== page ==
OSHA cited Maher Industries, doing business as A Fast Blast, for 17 serious violations when workers performing abrasive blasting during the renovation of an Easthampton, Mass., mill were overexposed to lead and silica and faced other health hazards.
"The hazards of lead and silica are well-known, and overexposure to them can seriously compromise the long-term health and well-being of workers," said Mary Hoye, OSHA's area director for central and western Massachusetts. "The safeguards to protect workers are well-known to employers who oversee this work. It is their responsibility to ensure that proper and effective protections are used at each job site."
A serious violation occurs when there is substantial probability that death or serious physical harm could result from a hazard about which the employer knew or should have known. The Naugatuck, Conn.-based abrasive blasting contractor faces $47,600 in proposed fines, following an inspection opened in April 2014 by OSHA's Springfield Area Office conducted in response to a complaint.
OSHA found that employees were exposed to airborne concentrations of lead and silica generated by the abrasive blasting, which was in excess of permissible exposure limits. Feasible engineering or administrative controls to reduce the exposure levels were not in place or in use. The lead exposure hazard was compounded by the lack of a shower facility and protective clothing and eye protection for exposed workers. The company failed to monitor lead exposure levels and allowed employees to consume beverages adjacent to abrasive blasting.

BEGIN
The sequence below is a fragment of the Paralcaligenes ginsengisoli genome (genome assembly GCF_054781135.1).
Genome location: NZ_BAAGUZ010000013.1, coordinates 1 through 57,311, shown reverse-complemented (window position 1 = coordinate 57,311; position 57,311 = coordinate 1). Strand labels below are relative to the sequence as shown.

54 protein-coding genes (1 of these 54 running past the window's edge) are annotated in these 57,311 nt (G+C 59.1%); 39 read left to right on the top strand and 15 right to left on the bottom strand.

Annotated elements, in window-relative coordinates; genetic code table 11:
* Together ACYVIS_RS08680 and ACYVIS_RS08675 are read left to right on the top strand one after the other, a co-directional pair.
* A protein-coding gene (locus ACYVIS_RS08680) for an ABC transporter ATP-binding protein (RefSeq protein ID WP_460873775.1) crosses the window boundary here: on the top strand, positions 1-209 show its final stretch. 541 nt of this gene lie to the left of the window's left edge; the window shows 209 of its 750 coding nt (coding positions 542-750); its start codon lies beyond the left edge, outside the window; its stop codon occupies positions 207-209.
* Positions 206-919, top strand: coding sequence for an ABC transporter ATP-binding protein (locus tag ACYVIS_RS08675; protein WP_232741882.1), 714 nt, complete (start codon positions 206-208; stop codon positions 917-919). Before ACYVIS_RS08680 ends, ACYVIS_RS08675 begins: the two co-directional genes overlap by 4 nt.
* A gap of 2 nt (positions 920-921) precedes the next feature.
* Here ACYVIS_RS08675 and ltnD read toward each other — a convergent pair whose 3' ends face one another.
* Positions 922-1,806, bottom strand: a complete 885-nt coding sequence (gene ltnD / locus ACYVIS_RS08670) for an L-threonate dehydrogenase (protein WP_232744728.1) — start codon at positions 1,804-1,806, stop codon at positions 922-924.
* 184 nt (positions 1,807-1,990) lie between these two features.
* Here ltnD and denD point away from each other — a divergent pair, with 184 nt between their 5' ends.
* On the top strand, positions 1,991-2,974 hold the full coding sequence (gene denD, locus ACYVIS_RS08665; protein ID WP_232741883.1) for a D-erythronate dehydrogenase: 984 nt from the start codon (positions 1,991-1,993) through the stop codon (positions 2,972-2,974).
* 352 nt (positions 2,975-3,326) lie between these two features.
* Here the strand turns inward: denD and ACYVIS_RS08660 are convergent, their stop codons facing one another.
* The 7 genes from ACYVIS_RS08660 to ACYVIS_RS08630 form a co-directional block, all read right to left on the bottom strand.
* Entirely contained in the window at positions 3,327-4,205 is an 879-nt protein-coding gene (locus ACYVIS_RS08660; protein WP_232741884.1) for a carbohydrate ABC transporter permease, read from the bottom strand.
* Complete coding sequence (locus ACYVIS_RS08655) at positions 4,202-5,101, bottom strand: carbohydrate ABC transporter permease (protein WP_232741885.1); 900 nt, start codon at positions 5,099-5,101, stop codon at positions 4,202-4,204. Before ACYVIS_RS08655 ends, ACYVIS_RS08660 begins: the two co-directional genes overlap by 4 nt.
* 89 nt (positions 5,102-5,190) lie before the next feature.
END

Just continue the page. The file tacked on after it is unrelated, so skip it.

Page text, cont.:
Additional risks were posed by several deficiencies involving respirators. Employees were not medically evaluated to determine their fitness to wear respirators nor were they fit-tested to ensure a tight-fitting seal. Respirators were not cleaned and disinfected before and after each use, and the air compressor used to supply air to the respirators lacked a carbon monoxide alarm.
A Fast Blast has 15 business days from receipt of its citations and proposed penalties to comply, meet informally with OSHA's area director, or contest the findings before the independent Occupational Safety and Health Review Commission.